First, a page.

Proximity makes the heart grow fonder

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Proximity makes the heart grow fonder

Buying local can mean more than a reduction in mileage for both consumers and businesses within a B2B value chain.

My Saturdays often start with a trip to the farmer’s market in downtown Knoxville. There are candle makers, scarf weavers and wood carvers (just to name a few) in booths amongst the produce, jam and bread sellers. I wander in circles, basking in the communal warm fuzziness and sipping a locally brewed cup of coffee (I do admit that I look for the cheapest variety).

Farmers markets have been springing up like dandelions – there were 8,144 listed in the USDA’s directory in 2013. They’ve multiplied alongside E. coli and salmonella outbreaks, heightened interest in “natural” and organic – and a focus on the local after decades of rapid globalization.

In fact, almost a third of respondents for Shelton Group’s Eco Pulse 2013 said they purchase food locally/seasonally through a co-op or a farmer’s market. They also said that, in order to positively influence their purchase choices, companies should prioritize “buying from local farmers/suppliers” over “making products with recycled content,” which is a much more widespread message.

A growing number of Americans like the idea of “buying local” – but what does that mean? “Local” is a shadowy term – it’s relative to the buyer, it’s not just a physical distance, and, particularly in the B2B space, it offers some untapped potential.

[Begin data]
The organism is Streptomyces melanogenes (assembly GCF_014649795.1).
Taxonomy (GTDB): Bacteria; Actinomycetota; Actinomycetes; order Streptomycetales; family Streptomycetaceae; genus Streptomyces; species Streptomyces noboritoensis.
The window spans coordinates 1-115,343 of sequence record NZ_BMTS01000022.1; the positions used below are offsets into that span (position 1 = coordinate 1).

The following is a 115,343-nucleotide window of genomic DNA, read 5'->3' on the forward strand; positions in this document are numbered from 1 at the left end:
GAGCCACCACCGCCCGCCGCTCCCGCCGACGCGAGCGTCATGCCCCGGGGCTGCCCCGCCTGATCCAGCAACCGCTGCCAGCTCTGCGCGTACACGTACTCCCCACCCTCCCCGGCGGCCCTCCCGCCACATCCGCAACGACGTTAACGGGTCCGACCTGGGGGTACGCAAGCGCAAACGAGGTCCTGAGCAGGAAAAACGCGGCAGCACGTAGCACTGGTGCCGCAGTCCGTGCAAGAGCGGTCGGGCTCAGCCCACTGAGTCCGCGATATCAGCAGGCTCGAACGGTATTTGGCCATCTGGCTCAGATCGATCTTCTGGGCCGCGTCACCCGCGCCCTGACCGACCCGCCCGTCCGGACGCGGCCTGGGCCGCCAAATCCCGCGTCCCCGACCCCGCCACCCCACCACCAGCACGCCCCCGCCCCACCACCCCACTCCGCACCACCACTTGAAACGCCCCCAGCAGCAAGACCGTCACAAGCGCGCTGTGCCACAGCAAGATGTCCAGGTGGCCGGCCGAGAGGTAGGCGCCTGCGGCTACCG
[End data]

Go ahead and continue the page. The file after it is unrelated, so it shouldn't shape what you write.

The measurements
There is not a standard radius for what counts as local. When it comes to local foods, the USDA recommends 400 miles. Chipotle, a restaurant chain that’s dedicated its efforts to sourcing fresh, local and organic foods explains why they aim for sources within 350 miles of each restaurant. Walmart doesn’t state a distance in its commitment to supporting local economies and agriculture.

Hartman Group published a survey back in 2008 called “Consumer Understanding of Buying Local” that offered a look at the many meanings and drivers behind “local.” According to the survey, half of consumers defined “local product” as originating within 100 miles of their homes. Thirty-seven percent thought “local” shared their state’s borders. Only 4 percent associated “local” with “Made in the U.S.A” or regional terms.

The motivations
If you Google “local source” or “local product,” you’ll get pages and pages of farmers market listings, followed by restaurants, followed by local governments. Fresh produce is clearly up front in consumer thinking on this topic. And, as you can see from the examples of distances I provided above, the food industry is the one talking most about local.

There’s a belief (though not always accurate) that local food is healthier and more natural. Simply polling friends and family about what a “local product” is generates mostly food-related answers, like “it’s more natural” and “it’s good for you.” Even if they aren’t buying directly from the farmer, many people like the idea that their food isn’t being produced by a big, faceless company. So there’s also an aspect of control in this idea of buying local.